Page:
Laser Game Evolution in Montreal
As I continued my weekend excursion through Canada, I traveled east into Quebec to play Laser Game Evolution in Montreal.
I must say I was rather pleased with my successful driving in spite of the fact that all the street signs are in French. I arrived to find the laser tag arena was on the second floor of this building in a busy retail area downtown Montreal.
I walked up the stairs and found myself in a bustling lobby where players were waiting for the next game to be called. The front of the business was beautifully set up with eye catching wall graphics and tables and chairs available to make it a hospitable waiting area.
As I waited for the other players to arrive for our open group session I checked out a nice display of LGE merchandise. I always love to see stuff like this. By the end of the night I said “I’ll buy one of everything!” You know I love to bring home tag swag as souvenirs from my trips! :)
As I observed the surroundings while waiting for the first game, I came upon this poster spotlighting the different locations where Laser Game Evolution is available to be played. Seeing this just reinforces that it was worth making a special trip to have this unique experience. This was a rare and special opportunity for me to play this system for the very first time. Realistically, it might be my only experience considering the system is not in use anywhere in the United States.
While most of the signs in the building were in French, they were also fully accessible to English-speaking visitors. When we were called into the briefing room before our first game, this sign was very clear to me.
Our game marshal began her introduction in French, but repeated everything in English.
Laser Game Evolution is a French laser tag system, so I expected to hear the briefing video in French and read the English subtitles, but interestingly enough (and I wondered if perhaps it was because more of our group spoke English) the audio was actually in English and the subtitles were in French, even though it was very obvious this briefing video had been over-dubbed from the other language.
Next we moved into the vesting area. I must say, this was a little different based on the unique way they have their arenas and games set up. Rather than having one large arena maze, they have three separate spaces identified as labyrinths one, two and three, each of which could play up to 15 players at a time and could run games simultaneously. The day I visited only labyrinths one and three were in use and I got to experience them both.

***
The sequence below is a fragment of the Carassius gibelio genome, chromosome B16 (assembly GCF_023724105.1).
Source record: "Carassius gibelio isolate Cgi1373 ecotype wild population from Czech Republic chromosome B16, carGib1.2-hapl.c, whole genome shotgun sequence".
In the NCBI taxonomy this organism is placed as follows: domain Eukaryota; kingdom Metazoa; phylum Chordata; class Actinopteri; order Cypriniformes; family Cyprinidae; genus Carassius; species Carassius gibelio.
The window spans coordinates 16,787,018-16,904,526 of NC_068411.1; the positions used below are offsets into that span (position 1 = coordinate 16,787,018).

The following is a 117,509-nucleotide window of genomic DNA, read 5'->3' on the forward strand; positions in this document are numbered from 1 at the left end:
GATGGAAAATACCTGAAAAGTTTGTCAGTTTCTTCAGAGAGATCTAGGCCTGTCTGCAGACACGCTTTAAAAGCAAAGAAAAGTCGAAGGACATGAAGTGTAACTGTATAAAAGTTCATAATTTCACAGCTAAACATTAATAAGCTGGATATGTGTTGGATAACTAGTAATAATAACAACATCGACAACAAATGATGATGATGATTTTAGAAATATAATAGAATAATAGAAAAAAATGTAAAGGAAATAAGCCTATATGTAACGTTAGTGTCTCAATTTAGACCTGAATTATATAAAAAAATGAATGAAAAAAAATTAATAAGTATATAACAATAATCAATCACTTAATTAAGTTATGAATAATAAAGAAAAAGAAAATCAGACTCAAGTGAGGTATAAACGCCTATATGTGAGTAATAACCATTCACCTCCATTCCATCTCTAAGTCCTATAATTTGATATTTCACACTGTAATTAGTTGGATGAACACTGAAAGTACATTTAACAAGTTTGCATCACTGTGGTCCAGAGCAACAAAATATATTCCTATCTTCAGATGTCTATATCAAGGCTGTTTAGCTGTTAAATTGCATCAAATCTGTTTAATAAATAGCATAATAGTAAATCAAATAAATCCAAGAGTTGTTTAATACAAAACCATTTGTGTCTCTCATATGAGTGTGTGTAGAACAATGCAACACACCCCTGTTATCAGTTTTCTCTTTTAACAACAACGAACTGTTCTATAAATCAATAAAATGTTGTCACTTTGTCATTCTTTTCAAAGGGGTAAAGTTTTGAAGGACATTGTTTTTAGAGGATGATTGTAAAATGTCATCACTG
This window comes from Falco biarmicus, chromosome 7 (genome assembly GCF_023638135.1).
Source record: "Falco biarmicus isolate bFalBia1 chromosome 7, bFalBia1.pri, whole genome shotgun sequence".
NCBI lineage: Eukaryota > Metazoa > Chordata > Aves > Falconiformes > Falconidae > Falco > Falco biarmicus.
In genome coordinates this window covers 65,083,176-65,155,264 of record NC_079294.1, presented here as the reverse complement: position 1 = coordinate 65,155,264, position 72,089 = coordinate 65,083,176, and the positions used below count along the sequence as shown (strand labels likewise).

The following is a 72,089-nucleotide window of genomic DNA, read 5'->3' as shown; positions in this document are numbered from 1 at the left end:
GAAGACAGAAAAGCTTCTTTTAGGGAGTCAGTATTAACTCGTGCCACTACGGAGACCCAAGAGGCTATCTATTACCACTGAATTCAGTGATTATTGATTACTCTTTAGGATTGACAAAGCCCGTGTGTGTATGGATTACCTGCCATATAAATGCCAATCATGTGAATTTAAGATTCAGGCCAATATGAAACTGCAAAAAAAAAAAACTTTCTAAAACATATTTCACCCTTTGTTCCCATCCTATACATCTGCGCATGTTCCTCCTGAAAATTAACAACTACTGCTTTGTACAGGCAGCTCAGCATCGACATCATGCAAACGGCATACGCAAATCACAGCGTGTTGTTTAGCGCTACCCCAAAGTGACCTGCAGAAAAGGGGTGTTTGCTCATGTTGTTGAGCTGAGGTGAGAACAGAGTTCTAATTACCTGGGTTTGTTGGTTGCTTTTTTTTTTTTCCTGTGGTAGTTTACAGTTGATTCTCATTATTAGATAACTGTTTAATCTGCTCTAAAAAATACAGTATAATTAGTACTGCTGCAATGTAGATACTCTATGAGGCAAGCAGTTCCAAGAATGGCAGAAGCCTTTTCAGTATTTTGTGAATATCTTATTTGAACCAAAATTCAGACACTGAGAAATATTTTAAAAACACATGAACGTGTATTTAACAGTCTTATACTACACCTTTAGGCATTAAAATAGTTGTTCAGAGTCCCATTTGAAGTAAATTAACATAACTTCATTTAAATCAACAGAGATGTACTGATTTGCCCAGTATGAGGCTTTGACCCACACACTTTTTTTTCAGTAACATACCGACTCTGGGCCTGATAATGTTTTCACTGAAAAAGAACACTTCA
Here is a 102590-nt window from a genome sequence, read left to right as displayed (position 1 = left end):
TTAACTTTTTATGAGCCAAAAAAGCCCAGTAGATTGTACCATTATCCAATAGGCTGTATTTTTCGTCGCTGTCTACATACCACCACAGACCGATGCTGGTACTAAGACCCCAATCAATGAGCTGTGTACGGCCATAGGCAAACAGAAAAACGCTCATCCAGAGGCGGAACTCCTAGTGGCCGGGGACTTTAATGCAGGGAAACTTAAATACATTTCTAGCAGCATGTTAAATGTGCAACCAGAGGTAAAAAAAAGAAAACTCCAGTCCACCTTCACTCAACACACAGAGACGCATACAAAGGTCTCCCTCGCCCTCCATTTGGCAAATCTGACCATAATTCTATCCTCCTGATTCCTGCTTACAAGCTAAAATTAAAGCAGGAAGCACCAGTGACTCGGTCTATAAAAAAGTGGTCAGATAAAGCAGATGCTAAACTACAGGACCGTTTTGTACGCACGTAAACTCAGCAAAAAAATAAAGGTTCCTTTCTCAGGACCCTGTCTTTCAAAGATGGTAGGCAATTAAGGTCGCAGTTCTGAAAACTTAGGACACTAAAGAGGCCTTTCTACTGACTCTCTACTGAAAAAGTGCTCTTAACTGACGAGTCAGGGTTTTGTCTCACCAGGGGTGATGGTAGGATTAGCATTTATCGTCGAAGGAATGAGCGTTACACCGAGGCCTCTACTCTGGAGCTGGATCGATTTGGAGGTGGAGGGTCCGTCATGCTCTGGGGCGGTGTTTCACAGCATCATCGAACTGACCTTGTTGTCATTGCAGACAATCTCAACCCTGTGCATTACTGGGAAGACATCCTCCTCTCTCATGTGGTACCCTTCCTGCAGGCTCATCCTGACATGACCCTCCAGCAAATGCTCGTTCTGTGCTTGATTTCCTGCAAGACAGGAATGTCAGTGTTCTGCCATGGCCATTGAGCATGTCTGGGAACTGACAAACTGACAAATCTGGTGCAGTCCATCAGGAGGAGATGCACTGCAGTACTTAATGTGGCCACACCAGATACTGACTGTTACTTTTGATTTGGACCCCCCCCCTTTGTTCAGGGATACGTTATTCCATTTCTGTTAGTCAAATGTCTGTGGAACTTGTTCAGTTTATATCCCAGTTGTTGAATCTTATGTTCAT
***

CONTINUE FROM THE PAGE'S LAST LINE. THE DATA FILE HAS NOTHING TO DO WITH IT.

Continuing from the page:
Upon entering the vesting room, step one was to look at the monitor, find my code name and match it with the number on the vest rack. Players for two separate games were suiting up at the same time, so it was important to keep clear which group you were with and which number pack you picked up.
I confirmed my name and number on the LED screen on the back of my phaser.
I was corrected on how to put on my pack. Typically, I expect the phaser to hang off the front, but in this case you put the colored lights on in the front and the phaser is connected like a tail on the back of your pack.
Once everyone was vested and ready, we entered our respective mazes through the white curtains marked for each particular labyrinth.
Our first game was in labyrinth one. With ten players the game was at 2/3 capacity, however, it felt like a full game for the size of the space. Personally, I would have preferred to play in one large arena, although I am sure they have reasons for breaking up the groups the way they do. This place operates with reservations only and, for someone like me, I had to make a reservation with an open group, meaning I could join with others who also had small groups of fewer than six attending. However, it appears more typical for them to book specific groups to only play with each other, not random open play as I experience in most arenas.
Labyrinth one was on the lower level and we could hear the footsteps of the game in labyrinth three being played above us. The maze was a simple structure of walls accented by neon yellow decorative highlights.
The second arena was larger with levels and decorative blue accents.
For this game, it was simply player tags with no additional bases or targets. You would gain points for a successful tag and lose points when you got hit, so it is possible to go negative with your score.
I was not able to see my full score during the game, but the screen on the back of my phaser had plenty of information. However, it was also all in French, so I was mostly using intuitive knowledge from the symbols to interpret this info.
I ended up taking first place in both games during the session.
I enjoyed having this unique experience to play Laser Game Evolution. The system was easy to pick up without a lot of extra things to learn. It was fun as a simple “tag your friends” kind of game. Knowing that reservations are required makes this more of a destination experience, however if it were not necessary to play with a particular group, I would have happily played many more games there during my trip. As it is, I count myself very lucky to have had an opportunity to experience Laser Game Evolution firsthand and this certainly made my trip to Montreal worthwhile!
Comments or Questions?